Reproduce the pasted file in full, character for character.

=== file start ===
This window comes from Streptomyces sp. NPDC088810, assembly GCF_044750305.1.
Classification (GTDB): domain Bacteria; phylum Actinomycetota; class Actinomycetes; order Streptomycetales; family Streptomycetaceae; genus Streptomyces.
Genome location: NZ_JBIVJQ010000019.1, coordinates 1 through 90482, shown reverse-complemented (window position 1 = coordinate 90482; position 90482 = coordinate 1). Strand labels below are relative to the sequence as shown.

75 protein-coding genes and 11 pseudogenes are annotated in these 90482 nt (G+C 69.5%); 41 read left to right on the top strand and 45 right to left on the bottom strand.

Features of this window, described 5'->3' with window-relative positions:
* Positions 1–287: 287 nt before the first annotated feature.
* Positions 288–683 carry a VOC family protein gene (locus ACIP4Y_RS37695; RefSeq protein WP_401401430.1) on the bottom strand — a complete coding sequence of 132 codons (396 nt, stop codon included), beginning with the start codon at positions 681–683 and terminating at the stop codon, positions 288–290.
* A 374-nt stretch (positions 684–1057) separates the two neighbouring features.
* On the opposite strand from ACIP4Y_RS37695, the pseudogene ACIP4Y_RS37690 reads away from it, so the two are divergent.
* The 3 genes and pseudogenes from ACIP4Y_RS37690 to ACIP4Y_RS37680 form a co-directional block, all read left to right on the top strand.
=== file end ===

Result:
This window comes from Streptomyces sp. NPDC088810, assembly GCF_044750305.1.
Classification (GTDB): domain Bacteria; phylum Actinomycetota; class Actinomycetes; order Streptomycetales; family Streptomycetaceae; genus Streptomyces.
Genome location: NZ_JBIVJQ010000019.1, coordinates 1 through 90482, shown reverse-complemented (window position 1 = coordinate 90482; position 90482 = coordinate 1). Strand labels below are relative to the sequence as shown.

75 protein-coding genes and 11 pseudogenes are annotated in these 90482 nt (G+C 69.5%); 41 read left to right on the top strand and 45 right to left on the bottom strand.

Features of this window, described 5'->3' with window-relative positions:
* Positions 1–287: 287 nt before the first annotated feature.
* Positions 288–683 carry a VOC family protein gene (locus ACIP4Y_RS37695; RefSeq protein WP_401401430.1) on the bottom strand — a complete coding sequence of 132 codons (396 nt, stop codon included), beginning with the start codon at positions 681–683 and terminating at the stop codon, positions 288–290.
* A 374-nt stretch (positions 684–1057) separates the two neighbouring features.
* On the opposite strand from ACIP4Y_RS37695, the pseudogene ACIP4Y_RS37690 reads away from it, so the two are divergent.
* The 3 genes and pseudogenes from ACIP4Y_RS37690 to ACIP4Y_RS37680 form a co-directional block, all read left to right on the top strand.